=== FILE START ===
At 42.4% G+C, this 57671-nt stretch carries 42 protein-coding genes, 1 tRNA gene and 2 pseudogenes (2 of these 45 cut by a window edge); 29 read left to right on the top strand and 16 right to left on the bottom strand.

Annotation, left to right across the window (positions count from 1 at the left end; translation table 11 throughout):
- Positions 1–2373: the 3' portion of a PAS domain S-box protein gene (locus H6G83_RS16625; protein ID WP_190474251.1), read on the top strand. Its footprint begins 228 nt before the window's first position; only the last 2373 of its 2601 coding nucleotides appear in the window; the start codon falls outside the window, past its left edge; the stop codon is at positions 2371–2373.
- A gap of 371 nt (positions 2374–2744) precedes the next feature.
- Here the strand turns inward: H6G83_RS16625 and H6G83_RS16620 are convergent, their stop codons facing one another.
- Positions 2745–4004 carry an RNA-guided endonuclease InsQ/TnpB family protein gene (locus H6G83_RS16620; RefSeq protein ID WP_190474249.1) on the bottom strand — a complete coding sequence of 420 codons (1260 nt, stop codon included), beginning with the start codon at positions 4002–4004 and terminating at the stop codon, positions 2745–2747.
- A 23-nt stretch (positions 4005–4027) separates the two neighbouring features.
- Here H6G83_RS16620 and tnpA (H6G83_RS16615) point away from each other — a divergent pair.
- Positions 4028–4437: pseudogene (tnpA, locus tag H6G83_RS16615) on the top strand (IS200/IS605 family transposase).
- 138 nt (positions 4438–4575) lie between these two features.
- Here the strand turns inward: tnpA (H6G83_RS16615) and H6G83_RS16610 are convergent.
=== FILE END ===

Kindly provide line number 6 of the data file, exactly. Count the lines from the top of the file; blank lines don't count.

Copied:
- Positions 2745–4004 carry an RNA-guided endonuclease InsQ/TnpB family protein gene (locus H6G83_RS16620; RefSeq protein ID WP_190474249.1) on the bottom strand — a complete coding sequence of 420 codons (1260 nt, stop codon included), beginning with the start codon at positions 4002–4004 and terminating at the stop codon, positions 2745–2747.